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Decision tables, when to use

This is genuine 1960s technology, but it moves forward into 1970s technology (OOP) very well.

Here’s the situation: you have a combination of two variables that need checking; for an example, perhaps an object has a status flag with a few different states, like failed, on hold, incomplete and registered – and you need to take different actions according to the state transition. Change of status from on hold to failed means set a processed date, and send failure email; change from incomplete to registered also sets the date and sends a different email, change from incomplete to on hold does nothing, etc. This is complex. You start coding it with if statements, perhaps, because you imagine that there are only one or two state transitions that need an action. Before you know it, you have 20 lines of code that you don’t understand.

The simple solution is to use a decision table. Grab a piece of paper (I have just coded one up from the back of an envelope that was already used for a different design problem), and lay down a grid. Set the actions for each state combination in the grid.

To implement this, I use a dictionary of dictionaries (most state tables are going to involve 2 variables, so this works). The hardest part is getting the Java code to correctly initialise the dictionaries. I use a string to represent the possible actions, space separated.

NSDictionary aDict = (NSDictionary)statusChangeDict.valueForKey(oldStatus);
String actionString = (String)aDict.valueForKey(company.status());
NSSet actions = new NSSet(actionString.split(" "));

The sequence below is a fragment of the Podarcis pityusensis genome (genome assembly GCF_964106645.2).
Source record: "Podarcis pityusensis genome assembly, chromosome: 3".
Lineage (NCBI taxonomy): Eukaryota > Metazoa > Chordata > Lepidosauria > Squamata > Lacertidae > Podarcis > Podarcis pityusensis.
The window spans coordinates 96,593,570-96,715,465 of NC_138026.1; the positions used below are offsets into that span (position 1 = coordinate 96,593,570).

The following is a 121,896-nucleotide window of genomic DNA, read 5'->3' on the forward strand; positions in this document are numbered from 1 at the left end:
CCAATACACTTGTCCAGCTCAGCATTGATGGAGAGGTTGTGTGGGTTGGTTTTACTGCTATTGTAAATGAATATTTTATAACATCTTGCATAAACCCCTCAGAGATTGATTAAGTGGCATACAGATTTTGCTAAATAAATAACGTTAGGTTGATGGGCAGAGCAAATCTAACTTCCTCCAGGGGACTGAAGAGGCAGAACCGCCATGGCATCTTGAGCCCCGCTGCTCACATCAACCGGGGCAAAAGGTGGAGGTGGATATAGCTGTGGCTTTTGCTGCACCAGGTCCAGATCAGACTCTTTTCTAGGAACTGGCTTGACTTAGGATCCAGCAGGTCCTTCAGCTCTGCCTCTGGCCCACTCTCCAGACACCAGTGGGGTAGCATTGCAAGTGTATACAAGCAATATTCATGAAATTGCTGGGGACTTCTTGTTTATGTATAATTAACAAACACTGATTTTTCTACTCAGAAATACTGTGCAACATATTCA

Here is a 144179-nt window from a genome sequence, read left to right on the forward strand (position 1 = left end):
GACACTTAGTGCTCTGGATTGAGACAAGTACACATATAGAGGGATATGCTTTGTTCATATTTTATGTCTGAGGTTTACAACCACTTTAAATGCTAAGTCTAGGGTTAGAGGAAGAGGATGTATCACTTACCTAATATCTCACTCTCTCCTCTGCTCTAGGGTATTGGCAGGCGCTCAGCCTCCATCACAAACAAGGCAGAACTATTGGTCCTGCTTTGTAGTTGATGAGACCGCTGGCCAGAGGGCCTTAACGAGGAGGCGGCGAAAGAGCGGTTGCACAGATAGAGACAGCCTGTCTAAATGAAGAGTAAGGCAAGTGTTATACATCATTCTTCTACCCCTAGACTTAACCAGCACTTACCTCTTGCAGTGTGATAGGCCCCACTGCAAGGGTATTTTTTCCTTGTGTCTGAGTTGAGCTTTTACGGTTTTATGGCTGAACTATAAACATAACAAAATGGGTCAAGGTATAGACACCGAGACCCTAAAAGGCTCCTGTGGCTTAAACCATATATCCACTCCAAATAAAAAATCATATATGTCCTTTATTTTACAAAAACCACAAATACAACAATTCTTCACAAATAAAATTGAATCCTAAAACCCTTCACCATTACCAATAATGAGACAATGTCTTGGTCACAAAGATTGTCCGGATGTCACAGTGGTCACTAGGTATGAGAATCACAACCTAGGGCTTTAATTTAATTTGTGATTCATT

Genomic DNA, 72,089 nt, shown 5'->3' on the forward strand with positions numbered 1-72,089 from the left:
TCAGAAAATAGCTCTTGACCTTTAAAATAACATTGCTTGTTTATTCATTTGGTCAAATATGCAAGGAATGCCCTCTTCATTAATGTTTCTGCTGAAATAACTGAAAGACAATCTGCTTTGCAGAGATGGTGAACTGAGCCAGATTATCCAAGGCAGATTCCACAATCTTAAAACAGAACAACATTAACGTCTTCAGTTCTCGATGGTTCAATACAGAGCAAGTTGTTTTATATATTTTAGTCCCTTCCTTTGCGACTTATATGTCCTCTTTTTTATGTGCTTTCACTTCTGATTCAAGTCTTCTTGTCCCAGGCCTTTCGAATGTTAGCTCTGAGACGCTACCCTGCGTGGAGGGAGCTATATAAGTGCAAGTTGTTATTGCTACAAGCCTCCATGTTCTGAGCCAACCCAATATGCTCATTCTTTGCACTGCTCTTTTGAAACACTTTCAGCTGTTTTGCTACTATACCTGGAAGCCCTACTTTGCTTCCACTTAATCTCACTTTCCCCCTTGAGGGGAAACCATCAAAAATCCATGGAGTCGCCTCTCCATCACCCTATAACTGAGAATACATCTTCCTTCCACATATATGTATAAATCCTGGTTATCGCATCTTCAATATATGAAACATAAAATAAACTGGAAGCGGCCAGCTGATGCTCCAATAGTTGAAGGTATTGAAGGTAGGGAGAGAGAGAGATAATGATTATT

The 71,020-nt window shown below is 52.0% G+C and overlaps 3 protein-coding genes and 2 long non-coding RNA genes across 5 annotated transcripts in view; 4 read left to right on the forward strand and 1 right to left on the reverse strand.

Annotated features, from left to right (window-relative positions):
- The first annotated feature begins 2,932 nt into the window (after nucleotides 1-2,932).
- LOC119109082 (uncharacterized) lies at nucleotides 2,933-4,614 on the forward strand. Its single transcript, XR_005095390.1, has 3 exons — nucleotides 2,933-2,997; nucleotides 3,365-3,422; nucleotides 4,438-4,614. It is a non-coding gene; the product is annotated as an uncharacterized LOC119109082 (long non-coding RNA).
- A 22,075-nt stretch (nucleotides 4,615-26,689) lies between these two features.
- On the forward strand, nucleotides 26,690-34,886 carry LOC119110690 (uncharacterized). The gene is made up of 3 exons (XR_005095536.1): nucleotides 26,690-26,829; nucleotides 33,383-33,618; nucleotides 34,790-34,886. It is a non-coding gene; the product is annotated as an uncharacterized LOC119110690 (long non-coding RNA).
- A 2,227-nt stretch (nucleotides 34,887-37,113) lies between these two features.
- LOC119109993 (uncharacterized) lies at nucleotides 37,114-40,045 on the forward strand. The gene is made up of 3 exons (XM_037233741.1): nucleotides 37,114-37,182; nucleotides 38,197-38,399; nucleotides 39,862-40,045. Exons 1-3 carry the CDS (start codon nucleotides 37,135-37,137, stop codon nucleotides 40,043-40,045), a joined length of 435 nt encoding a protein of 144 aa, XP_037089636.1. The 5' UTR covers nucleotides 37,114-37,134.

if (actions.containsObject("D")) {
// action
if (actions.containsObject("E")) {
// action
if (actions.containsObject("S")) {
// action

Initialising the dictionaries:

protected String [] statusKeys = new String[] {
Company.OnHold, Company.Registered

public NSDictionary statusChangeDict = new NSDictionary(
// values
new Object[] {

new NSDictionary(
new String[] {
"", "S"
}, statusKeys),
new NSDictionary(
new String[] {
"S E D", "S"
}, statusKeys)
// keys

This is cut down considerably from the real example, of course; for a 2 x 2 table, I wouldn’t use this technique, but would stick with the nested if’s. Note also that I am not using a switch statement, as the logic combinations for this, with fall throughs and break statements, over complicates the logic for simple understanding.

To make this a real object oriented programming example, we need to implement this as an object. I think I’d want a way to create decision tables as files that were simpler to create than the annoying Java object array technique, and probably use reflection to execute the actions (just name the method calls in the decision table file).

That is an exercise for later, for when spending the time creating this code is cost effective. Don’t do anything now if you don’t need to do it.

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